363: Puppetmaster by Richard Hack

by Gerard

DDC_363

363.25092: Hack, Richard. Puppetmaster: The Secret Life of J. Edgar Hoover. Beverly Hills, CA: New Millennium Press, 2004. 407 pp. ISBN 1-893224-87-2.

Dewey Breakdown:

  • 300: Social Sciences
  • 360: Social problems, services, and associations
  • 363: Other social problems and services
  • 363.2: Police services
  • 363.25: Detection of crime
  • +092: Biography

There are about as many myths about J. Edgar Hoover as there are truths. While head of the U.S. Federal Bureau of Investigation from 1935 to 1972, there were stories of homosexual trysts with his assistant director Clyde Tolson and that he routinely wore women’s clothing. While these are rumors just the same, they linger in the national psyche. Richard Hack’s Puppetmaster tries to get a more complete picture of the man behind one of the nation’s largest investigative groups.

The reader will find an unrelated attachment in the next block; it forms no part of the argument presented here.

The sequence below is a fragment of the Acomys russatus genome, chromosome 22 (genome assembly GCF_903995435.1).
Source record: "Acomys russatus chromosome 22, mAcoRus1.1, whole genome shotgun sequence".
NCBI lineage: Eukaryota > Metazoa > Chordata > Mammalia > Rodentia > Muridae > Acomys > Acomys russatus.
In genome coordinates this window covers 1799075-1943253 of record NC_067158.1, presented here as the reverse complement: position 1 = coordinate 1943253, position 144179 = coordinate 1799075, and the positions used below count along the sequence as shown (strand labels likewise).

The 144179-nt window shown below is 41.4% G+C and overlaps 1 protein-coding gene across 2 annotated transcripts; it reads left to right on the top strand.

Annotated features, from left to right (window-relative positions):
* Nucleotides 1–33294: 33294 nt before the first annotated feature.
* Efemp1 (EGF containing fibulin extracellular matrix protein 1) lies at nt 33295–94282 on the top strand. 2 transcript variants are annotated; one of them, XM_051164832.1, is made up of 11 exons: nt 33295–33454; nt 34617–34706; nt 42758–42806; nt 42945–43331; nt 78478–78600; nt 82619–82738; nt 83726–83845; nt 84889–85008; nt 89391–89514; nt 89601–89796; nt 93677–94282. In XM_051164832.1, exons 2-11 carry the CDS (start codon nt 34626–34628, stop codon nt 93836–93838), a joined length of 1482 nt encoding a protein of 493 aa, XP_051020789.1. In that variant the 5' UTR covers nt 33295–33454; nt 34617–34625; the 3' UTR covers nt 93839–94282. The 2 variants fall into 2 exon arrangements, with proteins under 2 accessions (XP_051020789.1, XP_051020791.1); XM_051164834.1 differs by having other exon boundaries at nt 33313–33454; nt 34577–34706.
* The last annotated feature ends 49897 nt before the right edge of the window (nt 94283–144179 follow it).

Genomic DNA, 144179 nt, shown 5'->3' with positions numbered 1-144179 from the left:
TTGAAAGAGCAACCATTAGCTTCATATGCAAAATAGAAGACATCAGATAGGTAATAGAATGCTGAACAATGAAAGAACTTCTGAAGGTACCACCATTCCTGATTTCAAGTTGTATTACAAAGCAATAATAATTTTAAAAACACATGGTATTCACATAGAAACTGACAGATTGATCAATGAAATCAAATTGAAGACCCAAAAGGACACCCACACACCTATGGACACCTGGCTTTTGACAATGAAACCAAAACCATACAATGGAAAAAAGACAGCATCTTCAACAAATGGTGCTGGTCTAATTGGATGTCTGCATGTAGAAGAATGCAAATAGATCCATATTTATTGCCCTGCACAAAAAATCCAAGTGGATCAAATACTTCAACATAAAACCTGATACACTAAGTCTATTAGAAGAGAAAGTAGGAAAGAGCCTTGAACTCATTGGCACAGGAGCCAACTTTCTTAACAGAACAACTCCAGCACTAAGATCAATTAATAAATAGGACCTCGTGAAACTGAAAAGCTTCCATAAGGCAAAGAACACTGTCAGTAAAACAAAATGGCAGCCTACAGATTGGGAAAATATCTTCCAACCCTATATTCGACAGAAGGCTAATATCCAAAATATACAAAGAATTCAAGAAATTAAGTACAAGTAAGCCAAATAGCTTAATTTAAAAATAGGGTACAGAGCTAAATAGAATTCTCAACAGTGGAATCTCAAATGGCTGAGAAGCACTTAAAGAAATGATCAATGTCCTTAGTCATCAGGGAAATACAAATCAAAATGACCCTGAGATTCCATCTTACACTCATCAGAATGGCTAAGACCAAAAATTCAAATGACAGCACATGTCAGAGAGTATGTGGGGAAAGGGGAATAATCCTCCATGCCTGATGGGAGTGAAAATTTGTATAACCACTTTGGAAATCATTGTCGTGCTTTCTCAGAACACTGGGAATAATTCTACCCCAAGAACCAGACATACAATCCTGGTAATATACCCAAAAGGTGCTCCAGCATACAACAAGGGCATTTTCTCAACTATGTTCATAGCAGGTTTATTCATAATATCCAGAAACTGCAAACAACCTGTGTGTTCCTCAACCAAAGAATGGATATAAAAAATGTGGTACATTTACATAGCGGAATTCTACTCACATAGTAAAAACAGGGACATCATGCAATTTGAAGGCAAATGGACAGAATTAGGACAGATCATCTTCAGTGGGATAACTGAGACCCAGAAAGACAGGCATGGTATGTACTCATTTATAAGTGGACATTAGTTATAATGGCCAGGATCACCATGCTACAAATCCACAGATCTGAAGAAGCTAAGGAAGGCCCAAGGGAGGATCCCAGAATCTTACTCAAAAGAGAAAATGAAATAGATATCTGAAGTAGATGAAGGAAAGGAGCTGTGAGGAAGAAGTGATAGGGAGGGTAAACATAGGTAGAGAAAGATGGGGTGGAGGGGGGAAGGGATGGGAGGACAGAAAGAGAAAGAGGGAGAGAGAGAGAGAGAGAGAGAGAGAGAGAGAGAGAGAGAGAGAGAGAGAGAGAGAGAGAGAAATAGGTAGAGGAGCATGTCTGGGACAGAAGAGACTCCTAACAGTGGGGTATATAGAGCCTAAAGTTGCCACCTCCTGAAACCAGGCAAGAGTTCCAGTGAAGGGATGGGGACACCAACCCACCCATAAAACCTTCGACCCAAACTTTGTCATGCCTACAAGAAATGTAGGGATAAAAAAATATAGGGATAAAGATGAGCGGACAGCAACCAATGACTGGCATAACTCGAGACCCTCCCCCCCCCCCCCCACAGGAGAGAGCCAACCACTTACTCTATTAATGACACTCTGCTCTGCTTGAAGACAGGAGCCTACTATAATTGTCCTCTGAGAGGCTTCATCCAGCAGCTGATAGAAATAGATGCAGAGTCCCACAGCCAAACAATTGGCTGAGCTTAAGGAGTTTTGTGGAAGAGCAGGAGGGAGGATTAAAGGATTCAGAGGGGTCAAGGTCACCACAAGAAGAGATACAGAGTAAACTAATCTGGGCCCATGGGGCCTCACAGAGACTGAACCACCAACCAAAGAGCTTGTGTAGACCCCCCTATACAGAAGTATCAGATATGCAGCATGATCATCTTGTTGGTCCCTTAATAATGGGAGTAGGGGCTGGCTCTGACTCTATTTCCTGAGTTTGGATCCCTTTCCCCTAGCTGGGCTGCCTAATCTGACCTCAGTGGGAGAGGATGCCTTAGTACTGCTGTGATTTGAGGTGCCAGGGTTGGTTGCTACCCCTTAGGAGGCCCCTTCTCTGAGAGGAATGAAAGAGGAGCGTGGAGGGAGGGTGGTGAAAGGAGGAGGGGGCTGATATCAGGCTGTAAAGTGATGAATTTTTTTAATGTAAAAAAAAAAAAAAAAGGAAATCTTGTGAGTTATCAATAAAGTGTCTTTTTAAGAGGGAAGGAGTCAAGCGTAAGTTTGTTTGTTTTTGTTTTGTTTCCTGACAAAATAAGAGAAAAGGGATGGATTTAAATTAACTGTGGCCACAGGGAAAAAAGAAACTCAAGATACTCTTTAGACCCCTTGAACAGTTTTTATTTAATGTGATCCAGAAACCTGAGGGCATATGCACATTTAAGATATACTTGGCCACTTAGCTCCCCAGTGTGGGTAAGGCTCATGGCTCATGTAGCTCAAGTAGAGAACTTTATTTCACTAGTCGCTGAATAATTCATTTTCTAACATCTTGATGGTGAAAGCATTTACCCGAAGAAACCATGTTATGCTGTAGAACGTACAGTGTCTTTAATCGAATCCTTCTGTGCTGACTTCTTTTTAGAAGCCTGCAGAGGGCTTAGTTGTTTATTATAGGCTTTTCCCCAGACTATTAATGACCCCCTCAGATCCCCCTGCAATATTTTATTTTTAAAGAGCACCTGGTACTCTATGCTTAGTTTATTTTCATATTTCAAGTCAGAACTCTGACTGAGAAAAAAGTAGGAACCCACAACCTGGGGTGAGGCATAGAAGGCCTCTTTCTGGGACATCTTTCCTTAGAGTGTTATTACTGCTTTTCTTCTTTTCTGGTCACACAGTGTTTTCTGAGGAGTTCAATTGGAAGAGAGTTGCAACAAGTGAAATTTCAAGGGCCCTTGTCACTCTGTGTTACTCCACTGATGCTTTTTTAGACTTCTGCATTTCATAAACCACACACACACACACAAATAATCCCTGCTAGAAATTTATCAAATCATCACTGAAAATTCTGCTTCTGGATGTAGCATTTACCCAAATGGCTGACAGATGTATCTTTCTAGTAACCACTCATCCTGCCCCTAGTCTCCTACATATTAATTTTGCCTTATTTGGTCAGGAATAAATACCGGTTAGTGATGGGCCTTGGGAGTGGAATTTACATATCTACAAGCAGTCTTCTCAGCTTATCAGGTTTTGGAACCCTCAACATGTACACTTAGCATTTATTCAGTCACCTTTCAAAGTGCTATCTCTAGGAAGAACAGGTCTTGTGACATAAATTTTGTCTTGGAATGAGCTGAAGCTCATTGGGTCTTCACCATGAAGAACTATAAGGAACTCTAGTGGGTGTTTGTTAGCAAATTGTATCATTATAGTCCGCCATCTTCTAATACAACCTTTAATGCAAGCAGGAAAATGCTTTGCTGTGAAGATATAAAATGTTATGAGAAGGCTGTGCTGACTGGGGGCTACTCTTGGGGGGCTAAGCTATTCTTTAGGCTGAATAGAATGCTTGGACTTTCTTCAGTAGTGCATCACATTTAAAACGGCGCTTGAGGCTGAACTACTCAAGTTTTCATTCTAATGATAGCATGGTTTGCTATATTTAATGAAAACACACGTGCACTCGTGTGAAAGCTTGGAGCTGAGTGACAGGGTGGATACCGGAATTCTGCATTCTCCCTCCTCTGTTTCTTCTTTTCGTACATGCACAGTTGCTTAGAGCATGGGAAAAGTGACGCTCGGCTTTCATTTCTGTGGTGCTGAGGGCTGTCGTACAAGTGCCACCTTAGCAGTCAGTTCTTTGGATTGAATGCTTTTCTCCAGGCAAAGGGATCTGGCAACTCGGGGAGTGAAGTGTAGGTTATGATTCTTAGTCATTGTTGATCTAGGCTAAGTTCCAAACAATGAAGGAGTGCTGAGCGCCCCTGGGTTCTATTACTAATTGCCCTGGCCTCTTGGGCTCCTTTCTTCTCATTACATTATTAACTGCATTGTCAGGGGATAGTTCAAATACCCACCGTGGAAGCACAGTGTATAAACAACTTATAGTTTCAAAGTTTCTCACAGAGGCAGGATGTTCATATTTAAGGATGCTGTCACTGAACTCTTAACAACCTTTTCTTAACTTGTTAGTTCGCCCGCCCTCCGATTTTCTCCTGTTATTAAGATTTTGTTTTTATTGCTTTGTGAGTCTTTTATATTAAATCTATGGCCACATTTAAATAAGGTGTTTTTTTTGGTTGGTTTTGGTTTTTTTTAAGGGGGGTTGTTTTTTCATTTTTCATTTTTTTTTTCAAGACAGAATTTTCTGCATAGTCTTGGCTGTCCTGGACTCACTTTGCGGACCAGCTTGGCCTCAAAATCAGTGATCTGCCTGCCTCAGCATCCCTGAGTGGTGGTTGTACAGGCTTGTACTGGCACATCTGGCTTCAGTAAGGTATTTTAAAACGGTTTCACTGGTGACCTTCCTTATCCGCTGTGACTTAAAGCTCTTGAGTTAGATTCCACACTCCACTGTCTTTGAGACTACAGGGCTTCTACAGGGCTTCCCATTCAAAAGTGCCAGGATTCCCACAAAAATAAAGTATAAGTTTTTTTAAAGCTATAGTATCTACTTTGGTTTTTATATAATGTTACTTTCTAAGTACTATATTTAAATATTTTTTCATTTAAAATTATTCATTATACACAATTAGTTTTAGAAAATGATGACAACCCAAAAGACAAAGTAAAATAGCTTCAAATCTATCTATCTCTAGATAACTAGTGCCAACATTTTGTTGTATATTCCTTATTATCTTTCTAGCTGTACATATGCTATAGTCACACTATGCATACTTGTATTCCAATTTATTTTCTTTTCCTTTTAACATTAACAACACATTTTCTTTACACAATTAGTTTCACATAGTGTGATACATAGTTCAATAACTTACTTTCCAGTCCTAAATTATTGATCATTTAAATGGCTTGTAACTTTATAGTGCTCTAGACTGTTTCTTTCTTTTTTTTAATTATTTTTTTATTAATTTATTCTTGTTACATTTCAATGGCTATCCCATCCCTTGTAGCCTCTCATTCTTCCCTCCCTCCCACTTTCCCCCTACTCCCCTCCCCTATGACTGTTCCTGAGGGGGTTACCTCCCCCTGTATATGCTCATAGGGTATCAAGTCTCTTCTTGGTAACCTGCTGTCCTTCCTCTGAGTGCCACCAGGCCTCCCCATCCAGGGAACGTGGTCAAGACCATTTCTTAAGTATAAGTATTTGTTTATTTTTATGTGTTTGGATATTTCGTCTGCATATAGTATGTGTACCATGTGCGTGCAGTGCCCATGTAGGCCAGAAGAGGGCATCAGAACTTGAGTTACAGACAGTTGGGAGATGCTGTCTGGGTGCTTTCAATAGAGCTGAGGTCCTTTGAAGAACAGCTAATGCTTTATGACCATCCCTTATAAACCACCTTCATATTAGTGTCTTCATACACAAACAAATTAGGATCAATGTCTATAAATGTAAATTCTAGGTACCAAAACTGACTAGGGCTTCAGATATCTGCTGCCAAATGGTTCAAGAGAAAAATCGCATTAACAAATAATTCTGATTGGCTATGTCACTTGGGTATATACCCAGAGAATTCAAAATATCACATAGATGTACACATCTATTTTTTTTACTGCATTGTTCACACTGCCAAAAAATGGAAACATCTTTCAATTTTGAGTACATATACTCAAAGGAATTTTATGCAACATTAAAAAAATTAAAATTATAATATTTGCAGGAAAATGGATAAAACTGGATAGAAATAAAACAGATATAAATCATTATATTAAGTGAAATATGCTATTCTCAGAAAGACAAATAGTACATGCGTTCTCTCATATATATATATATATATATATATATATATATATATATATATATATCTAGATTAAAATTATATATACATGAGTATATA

While most of the information presented in Puppetmaster is good and interesting, the writing is simple and clunky. Hack goes off on too many tangents and includes too many minors details for the history to matter. To be fair, he has gathered a great deal of information about the life of J. Edgar Hoover and how he came to lead the nation’s police force for the better part of five decades. He dispels many of the popular rumors as meager and unsubstantiated, and tries to get to the meat of the story. Unfortunately, he misses the mark. This is a good starter biography, but I’m sure there are other better ones out there.

 

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